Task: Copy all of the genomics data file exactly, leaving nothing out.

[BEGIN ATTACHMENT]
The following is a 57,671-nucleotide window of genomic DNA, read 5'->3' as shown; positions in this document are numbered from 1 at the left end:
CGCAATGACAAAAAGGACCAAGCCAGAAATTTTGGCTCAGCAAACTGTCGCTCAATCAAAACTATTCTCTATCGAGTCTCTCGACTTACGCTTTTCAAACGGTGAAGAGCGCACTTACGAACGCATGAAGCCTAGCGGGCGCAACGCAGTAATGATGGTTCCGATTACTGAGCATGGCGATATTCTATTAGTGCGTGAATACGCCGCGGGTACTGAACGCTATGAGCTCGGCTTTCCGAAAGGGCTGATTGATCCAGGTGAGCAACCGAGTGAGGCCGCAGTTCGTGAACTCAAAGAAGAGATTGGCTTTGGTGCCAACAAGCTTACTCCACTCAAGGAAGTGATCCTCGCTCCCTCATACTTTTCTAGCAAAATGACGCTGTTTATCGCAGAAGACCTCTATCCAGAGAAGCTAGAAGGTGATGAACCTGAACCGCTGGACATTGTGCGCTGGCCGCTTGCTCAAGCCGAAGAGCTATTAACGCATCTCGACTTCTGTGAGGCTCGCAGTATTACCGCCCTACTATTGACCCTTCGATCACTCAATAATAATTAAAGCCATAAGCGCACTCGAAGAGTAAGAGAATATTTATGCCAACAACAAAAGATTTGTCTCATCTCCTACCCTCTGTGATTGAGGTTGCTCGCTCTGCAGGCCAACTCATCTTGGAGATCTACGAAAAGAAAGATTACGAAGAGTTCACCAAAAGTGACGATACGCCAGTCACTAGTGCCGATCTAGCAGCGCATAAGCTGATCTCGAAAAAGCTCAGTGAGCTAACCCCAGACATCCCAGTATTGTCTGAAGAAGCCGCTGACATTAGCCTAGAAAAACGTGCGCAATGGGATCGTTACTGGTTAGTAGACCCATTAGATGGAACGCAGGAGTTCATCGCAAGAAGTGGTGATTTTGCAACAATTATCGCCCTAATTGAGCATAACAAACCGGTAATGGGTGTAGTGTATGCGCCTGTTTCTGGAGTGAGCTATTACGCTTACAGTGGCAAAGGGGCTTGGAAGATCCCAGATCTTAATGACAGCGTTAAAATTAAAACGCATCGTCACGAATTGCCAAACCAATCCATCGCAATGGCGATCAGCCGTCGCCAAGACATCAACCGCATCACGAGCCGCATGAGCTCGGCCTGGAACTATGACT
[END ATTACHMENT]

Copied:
The following is a 57,671-nucleotide window of genomic DNA, read 5'->3' as shown; positions in this document are numbered from 1 at the left end:
CGCAATGACAAAAAGGACCAAGCCAGAAATTTTGGCTCAGCAAACTGTCGCTCAATCAAAACTATTCTCTATCGAGTCTCTCGACTTACGCTTTTCAAACGGTGAAGAGCGCACTTACGAACGCATGAAGCCTAGCGGGCGCAACGCAGTAATGATGGTTCCGATTACTGAGCATGGCGATATTCTATTAGTGCGTGAATACGCCGCGGGTACTGAACGCTATGAGCTCGGCTTTCCGAAAGGGCTGATTGATCCAGGTGAGCAACCGAGTGAGGCCGCAGTTCGTGAACTCAAAGAAGAGATTGGCTTTGGTGCCAACAAGCTTACTCCACTCAAGGAAGTGATCCTCGCTCCCTCATACTTTTCTAGCAAAATGACGCTGTTTATCGCAGAAGACCTCTATCCAGAGAAGCTAGAAGGTGATGAACCTGAACCGCTGGACATTGTGCGCTGGCCGCTTGCTCAAGCCGAAGAGCTATTAACGCATCTCGACTTCTGTGAGGCTCGCAGTATTACCGCCCTACTATTGACCCTTCGATCACTCAATAATAATTAAAGCCATAAGCGCACTCGAAGAGTAAGAGAATATTTATGCCAACAACAAAAGATTTGTCTCATCTCCTACCCTCTGTGATTGAGGTTGCTCGCTCTGCAGGCCAACTCATCTTGGAGATCTACGAAAAGAAAGATTACGAAGAGTTCACCAAAAGTGACGATACGCCAGTCACTAGTGCCGATCTAGCAGCGCATAAGCTGATCTCGAAAAAGCTCAGTGAGCTAACCCCAGACATCCCAGTATTGTCTGAAGAAGCCGCTGACATTAGCCTAGAAAAACGTGCGCAATGGGATCGTTACTGGTTAGTAGACCCATTAGATGGAACGCAGGAGTTCATCGCAAGAAGTGGTGATTTTGCAACAATTATCGCCCTAATTGAGCATAACAAACCGGTAATGGGTGTAGTGTATGCGCCTGTTTCTGGAGTGAGCTATTACGCTTACAGTGGCAAAGGGGCTTGGAAGATCCCAGATCTTAATGACAGCGTTAAAATTAAAACGCATCGTCACGAATTGCCAAACCAATCCATCGCAATGGCGATCAGCCGTCGCCAAGACATCAACCGCATCACGAGCCGCATGAGCTCGGCCTGGAACTATGACT